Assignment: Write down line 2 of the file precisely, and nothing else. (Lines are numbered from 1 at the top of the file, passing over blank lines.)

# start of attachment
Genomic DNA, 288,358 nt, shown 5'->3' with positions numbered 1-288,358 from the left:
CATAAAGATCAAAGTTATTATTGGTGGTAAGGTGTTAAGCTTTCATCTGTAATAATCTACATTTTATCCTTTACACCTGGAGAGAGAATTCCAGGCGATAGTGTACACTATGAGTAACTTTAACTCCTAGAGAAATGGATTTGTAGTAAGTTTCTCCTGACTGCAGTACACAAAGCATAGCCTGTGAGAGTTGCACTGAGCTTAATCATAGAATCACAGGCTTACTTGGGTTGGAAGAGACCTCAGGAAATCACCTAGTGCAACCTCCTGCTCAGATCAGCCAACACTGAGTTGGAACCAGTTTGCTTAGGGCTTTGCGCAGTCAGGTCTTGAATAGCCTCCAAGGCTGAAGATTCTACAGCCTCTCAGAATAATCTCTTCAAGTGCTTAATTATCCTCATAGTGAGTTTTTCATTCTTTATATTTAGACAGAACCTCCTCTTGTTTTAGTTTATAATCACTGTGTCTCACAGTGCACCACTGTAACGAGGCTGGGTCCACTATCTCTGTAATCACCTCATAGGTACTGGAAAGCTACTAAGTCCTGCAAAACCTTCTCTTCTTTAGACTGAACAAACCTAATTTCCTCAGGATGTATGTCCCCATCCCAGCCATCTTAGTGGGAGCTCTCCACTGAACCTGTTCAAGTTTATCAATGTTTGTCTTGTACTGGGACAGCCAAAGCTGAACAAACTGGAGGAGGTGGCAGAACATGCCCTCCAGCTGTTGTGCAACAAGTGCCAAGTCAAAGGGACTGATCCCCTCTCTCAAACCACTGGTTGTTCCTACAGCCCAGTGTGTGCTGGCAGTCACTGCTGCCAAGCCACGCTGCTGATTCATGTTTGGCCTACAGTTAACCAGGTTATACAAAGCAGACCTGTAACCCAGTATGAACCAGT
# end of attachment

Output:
CATAAAGATCAAAGTTATTATTGGTGGTAAGGTGTTAAGCTTTCATCTGTAATAATCTACATTTTATCCTTTACACCTGGAGAGAGAATTCCAGGCGATAGTGTACACTATGAGTAACTTTAACTCCTAGAGAAATGGATTTGTAGTAAGTTTCTCCTGACTGCAGTACACAAAGCATAGCCTGTGAGAGTTGCACTGAGCTTAATCATAGAATCACAGGCTTACTTGGGTTGGAAGAGACCTCAGGAAATCACCTAGTGCAACCTCCTGCTCAGATCAGCCAACACTGAGTTGGAACCAGTTTGCTTAGGGCTTTGCGCAGTCAGGTCTTGAATAGCCTCCAAGGCTGAAGATTCTACAGCCTCTCAGAATAATCTCTTCAAGTGCTTAATTATCCTCATAGTGAGTTTTTCATTCTTTATATTTAGACAGAACCTCCTCTTGTTTTAGTTTATAATCACTGTGTCTCACAGTGCACCACTGTAACGAGGCTGGGTCCACTATCTCTGTAATCACCTCATAGGTACTGGAAAGCTACTAAGTCCTGCAAAACCTTCTCTTCTTTAGACTGAACAAACCTAATTTCCTCAGGATGTATGTCCCCATCCCAGCCATCTTAGTGGGAGCTCTCCACTGAACCTGTTCAAGTTTATCAATGTTTGTCTTGTACTGGGACAGCCAAAGCTGAACAAACTGGAGGAGGTGGCAGAACATGCCCTCCAGCTGTTGTGCAACAAGTGCCAAGTCAAAGGGACTGATCCCCTCTCTCAAACCACTGGTTGTTCCTACAGCCCAGTGTGTGCTGGCAGTCACTGCTGCCAAGCCACGCTGCTGATTCATGTTTGGCCTACAGTTAACCAGGTTATACAAAGCAGACCTGTAACCCAGTATGAACCAGT